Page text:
2 edition of Susceptibility of pine plantations to attack by the pine shoot beetle (Tomicus Piniperda L.) in southern Ontario found in the catalog.
Susceptibility of pine plantations to attack by the pine shoot beetle (Tomicus Piniperda L.) in southern Ontario
Ryan E. Morgan
Written in English
|Statement||by Ryan E. Morgan.|
|The Physical Object|
|Pagination||vi, 69 leaves :|
|Number of Pages||69|
Common Pine Shoot Beetle. Tomicus piniperda (Linnaeus) is a native of Europe and northern Africa that was discovered in Ohio in It was probably imported on wood packing material. The pine shoot beetle feeds on young shoots of pine trees, stunting growth. Tomicus species (Coleoptera, Scolytidae) are important pests of pine forest in Eurasia, Europe and the Mediterranean, with the common pine shoot beetle (Tomicus piniperda) reported to be the second most destructive shoot-feeding species in Europe.
McKellar, A.D. Ice damage to slash pine, longleaf pine, and loblolly pine plantations in the Piedmont section of Georgia. Journal of Forestry . Development of a pest management program for minimizing the economic impact of pine shoot beetle in pine nurseries and plantations of New York. In Proceedings of Regulatory Review of Japanese Beetle and Pine Shoot Beetle, Louisville, Kentucky, Feb. 24–26, , USDA APHIS, Riverdale, Maryland. Google ScholarCited by:
Mississippi landowners have made a strong commitment to planting trees over the last several decades. Financial incentives to encourage tree planting spurred additional interest. As more landowners become involved with tree planting, they learn that proper species selection and careful handling and care of seedlings are vitally important in the success of their reforestation. The Southern Pine Beetle. Chapter 9: Silvicultural Guidelines for Reducing Losses to the Southern Pine Beetle. Roger P. Belanger — Principal Silviculturist, U.S. Department of Agriculture Forest Service, Southeastern Forest Experiment Station, Athens, Ga. Introduction. The proper silvicultural treatment of forest stands is an essential element of developing .
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An abundance of recently dead and low-vigour pine trees increased susceptibility of sites to stem and shoot attacks by T. piniperda. Significant negative linear relationships were detected between the number of beetle attacks and the mean height, age, diameter at breast height, basal area, canopy cover, duff depth, and radial growth increments.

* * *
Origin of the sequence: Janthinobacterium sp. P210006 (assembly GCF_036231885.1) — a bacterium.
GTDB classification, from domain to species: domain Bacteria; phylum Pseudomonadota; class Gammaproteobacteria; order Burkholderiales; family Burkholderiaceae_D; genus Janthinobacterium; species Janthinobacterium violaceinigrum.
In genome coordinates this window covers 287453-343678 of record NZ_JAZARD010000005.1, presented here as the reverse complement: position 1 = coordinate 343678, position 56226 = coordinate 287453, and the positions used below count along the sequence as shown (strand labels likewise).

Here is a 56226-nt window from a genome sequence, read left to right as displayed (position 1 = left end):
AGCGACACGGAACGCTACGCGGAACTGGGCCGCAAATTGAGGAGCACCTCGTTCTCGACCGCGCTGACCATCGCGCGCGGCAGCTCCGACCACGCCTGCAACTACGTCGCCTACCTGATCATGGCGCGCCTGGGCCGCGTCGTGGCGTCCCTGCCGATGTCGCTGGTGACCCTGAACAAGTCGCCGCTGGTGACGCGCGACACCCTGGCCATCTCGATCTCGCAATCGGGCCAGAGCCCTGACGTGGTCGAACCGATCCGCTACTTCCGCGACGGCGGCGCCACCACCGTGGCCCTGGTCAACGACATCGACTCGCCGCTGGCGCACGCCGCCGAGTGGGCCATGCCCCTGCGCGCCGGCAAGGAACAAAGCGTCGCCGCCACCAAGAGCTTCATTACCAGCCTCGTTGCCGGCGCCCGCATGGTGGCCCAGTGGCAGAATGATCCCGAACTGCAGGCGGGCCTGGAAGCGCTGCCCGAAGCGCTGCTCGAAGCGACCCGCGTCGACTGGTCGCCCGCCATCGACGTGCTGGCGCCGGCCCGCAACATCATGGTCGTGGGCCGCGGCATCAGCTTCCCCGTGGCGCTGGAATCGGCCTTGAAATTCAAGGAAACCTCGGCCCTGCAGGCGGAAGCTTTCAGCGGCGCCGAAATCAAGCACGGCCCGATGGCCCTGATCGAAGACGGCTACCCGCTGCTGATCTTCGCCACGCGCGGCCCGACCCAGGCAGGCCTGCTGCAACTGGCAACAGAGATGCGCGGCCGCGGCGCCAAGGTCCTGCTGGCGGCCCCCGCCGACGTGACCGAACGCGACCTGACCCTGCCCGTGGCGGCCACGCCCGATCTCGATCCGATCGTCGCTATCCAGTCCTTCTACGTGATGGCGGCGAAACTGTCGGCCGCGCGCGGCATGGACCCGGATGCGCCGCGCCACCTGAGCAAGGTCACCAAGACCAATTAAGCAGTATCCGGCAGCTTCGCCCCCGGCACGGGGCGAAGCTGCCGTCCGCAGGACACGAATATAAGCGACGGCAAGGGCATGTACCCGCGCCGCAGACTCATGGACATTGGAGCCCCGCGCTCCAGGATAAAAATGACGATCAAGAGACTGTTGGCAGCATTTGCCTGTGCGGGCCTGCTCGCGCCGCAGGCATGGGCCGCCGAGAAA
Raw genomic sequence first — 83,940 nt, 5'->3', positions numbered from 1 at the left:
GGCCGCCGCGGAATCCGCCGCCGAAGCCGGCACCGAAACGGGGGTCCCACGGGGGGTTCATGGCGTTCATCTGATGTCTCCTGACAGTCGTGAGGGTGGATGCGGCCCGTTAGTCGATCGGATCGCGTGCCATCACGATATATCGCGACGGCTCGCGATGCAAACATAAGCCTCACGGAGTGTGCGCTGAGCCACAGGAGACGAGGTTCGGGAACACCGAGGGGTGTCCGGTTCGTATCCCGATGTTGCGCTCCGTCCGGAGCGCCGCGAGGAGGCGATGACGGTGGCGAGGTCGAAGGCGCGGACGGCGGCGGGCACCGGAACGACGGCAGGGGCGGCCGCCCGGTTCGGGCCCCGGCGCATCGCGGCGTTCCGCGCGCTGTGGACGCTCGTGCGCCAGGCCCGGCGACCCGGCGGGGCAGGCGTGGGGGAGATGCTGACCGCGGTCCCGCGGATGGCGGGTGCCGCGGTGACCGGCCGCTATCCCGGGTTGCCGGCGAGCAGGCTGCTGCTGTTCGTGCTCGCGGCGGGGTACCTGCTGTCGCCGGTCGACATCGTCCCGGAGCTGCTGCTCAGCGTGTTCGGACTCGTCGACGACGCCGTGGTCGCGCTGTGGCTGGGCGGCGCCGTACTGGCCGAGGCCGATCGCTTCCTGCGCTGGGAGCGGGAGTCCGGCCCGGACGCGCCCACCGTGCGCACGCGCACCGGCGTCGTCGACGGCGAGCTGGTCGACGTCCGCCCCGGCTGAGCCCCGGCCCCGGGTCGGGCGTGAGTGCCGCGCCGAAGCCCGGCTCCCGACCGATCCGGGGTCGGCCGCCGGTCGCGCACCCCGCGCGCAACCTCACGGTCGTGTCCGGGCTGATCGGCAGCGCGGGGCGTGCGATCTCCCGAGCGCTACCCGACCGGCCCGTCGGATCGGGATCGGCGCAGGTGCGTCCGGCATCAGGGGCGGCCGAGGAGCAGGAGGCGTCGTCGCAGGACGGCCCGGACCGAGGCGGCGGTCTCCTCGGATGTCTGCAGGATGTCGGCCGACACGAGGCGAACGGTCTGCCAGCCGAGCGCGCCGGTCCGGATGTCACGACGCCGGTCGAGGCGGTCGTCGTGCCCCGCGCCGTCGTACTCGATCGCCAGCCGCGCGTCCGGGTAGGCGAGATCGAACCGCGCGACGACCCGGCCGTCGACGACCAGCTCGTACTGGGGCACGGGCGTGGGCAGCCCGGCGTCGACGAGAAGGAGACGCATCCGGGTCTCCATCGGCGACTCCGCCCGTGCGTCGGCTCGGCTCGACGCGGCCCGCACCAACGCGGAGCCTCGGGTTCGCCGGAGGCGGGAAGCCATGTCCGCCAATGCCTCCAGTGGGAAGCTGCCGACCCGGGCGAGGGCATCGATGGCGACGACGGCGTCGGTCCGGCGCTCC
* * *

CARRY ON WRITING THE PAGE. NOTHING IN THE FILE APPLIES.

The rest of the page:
The pine shoot beetle, Tomicus piniperda (L.) (Coleoptera: Scolytidae), was first discovered in North America inand by the late s it was associated with tree mortality and stand decline throughout southern Ontario.
To assess whether this beetle was capable of killing vigorous trees (a primary pest) or would kill only trees already stressed (a secondary pest), we Cited by: Susceptibility of pine plantations to attack by the pine shoot beetle (Tomicus piniperda) in southern Ontario February Canadian Journal of Forest Research 34(12) Susceptibility of pine plantations to attack by the pine shoot beetle (Tomicus piniperda) in southern Ontario.
Morgan, R.E. ; de Groot, P. ; Smith, S.M. Year: Catalog ID: Available from: Great Lakes Forestry Centre CFS Availability: PDF (request by e-mail).
Pines (genus Pinus) are the main hosts for the beetle. Most species are attacked, but only the non-native Scotch pine (Pinus sylvestris) seems to suffer badly. Other conifers (for example spruce, larch, fir, Douglas-fir) have also been attacked, but the beetle does not prefer them and only attacks them when little else is left Footnote 1, Footnote 2.
Most damage caused by this species has been reported in areas where pine plantations exist, especially in instances of poorly managed plantations. The PSB mainly targets weak pine trees, but can also attack healthy ones when its populations are abundant.
The damage to pine can have significant economic impacts on. The pine shoot beetle may also attack stressed pine trees by breeding under the bark at the base of the trees.
The beetles can cause severe decline in the health of the trees, and in some cases, kill the trees when high populations exist. susceptible to attack. • Pine shoot beetle is a vector of three species of damaging blue-stain fungi in Europe. Hosts In North America all native pine species are potential hosts of the pine shoot beetle.